Tuesday, November 3, 2009

Ford May Be on a Roll, But Consumer Data is Still Mixed

A third-quarter profit at Ford (F) gave a big push to that Ford bandwagon I wrote about here recently, even though Ford itself sounded some cautionary notes in its third-quarter presentation.

Results for Ford’s captive finance company, Ford Credit, illustrate why. Even though economists are reporting that the current recession is already ended, consumers are giving mixed signals.

For instance, repossessions as a percentage of Ford Credit’s total portfolio remain high, relatively speaking, at more than 3 percent. Ford Credit’s average loss per repossession is down, but that’s probably a function of improving used-car values, rather than a positive reflection on consumers. Improved used-car values mean higher values for repossessed cars and trucks. Ford Credit auctions them off to dealers.

At the same time, delinquencies over 60 days old are trending down at Ford Credit. That could mean consumers are having an easier time keeping up with payments, but it could also reflect higher standards at Ford Credit for who gets a loan in the first place.

Meanwhile, Standard & Poor’s upgraded Ford to “Buy” from “Hold” yesterday on the strength of a nearly $1 billion quarterly profit for Ford, versus the rating agency’s earlier prediction of a loss, plus Ford’s forecast that it will achieve profitability for a full year sooner than expected, in 2011.

Interestingly, even though Ford upgraded its 2011 forecast yesterday, the company continues to soft-pedal the short-term outlook for the rest of 2009 and 2010.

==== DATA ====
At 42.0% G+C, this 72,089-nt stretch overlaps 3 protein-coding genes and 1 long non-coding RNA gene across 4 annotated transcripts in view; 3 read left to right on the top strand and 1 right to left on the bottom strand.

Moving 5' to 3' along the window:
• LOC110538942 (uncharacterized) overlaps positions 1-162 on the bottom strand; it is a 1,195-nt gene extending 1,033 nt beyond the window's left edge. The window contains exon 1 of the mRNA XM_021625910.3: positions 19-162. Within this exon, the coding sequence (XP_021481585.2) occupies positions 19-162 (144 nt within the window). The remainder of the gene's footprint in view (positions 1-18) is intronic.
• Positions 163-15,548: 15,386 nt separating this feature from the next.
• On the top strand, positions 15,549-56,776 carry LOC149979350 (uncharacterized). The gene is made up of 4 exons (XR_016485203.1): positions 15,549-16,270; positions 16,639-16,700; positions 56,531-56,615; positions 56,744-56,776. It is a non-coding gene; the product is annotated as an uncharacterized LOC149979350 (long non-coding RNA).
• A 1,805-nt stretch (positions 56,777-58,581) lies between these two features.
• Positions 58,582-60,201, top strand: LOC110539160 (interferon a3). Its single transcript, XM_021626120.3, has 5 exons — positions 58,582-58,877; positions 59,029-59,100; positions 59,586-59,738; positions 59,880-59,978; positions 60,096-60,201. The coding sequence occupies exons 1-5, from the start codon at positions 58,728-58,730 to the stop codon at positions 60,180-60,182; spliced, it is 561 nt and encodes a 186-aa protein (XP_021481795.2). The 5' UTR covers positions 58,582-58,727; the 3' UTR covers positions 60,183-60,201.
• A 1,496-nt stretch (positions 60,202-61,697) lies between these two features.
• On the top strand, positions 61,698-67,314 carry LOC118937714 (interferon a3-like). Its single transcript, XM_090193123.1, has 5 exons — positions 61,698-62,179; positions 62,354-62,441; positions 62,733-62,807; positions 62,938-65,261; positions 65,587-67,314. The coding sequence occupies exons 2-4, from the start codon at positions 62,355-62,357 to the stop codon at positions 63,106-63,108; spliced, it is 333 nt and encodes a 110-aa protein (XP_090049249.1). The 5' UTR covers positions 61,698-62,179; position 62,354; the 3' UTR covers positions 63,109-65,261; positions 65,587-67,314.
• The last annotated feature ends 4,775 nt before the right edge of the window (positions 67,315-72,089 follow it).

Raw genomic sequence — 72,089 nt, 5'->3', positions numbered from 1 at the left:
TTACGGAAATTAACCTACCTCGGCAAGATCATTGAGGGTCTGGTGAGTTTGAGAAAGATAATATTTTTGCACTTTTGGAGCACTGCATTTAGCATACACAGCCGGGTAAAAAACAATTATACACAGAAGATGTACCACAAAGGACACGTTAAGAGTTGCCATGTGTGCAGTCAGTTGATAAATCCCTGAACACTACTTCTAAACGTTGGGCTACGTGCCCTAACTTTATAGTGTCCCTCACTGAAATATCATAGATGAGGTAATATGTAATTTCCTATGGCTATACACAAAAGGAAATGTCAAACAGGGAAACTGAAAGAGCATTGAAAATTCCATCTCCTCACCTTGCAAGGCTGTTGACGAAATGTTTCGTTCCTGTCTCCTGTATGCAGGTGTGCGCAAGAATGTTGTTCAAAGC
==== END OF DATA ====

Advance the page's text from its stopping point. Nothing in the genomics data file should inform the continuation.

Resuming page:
Media coverage of Ford’s results emphasized the “surprise” aspect of the net profit, although there had been some hints beforehand that Ford had good news in store.

Fox Business News, for instance, did a mostly admiring interview with Ford President and CEO Alan Mulally. Interviewer Liz Claman did get in a couple of pointed questions, although she kicked off the interview by saying, “Talk about how you did it, Mr. Mulally!” She later added, “They’re never going to let you retire, Alan.”

The pointed questions were whether Ford could sustain a profit without the help of Cash for Clunkers, which helped third-quarter results. Mulally hedged and reiterated Ford’s earlier guidance that it will achieve positive cash flow in the fourth quarter. That’s a good thing, but short of a promise that Ford will achieve a fourth-quarter net profit.

Claman also asked what Mulally planned to do, to address Ford’s “angry” UAW workers in the United States, who rejected Ford’s latest proposed concessions. Separately, the same question came up earlier in the day, in Ford’s conference call with reporters and analysts.

Characteristically, Mulally ducked the question whether the union workers are angry and resorted to a Mom-and-apple-pie statement about “providing opportunities” and “competitiveness.” That may be bland, but Mulally is smart to avoid providing the UAW with locker-room quotations that can be used against him. The Ford bandwagon is rolling anyway, without a lot of grandstanding.

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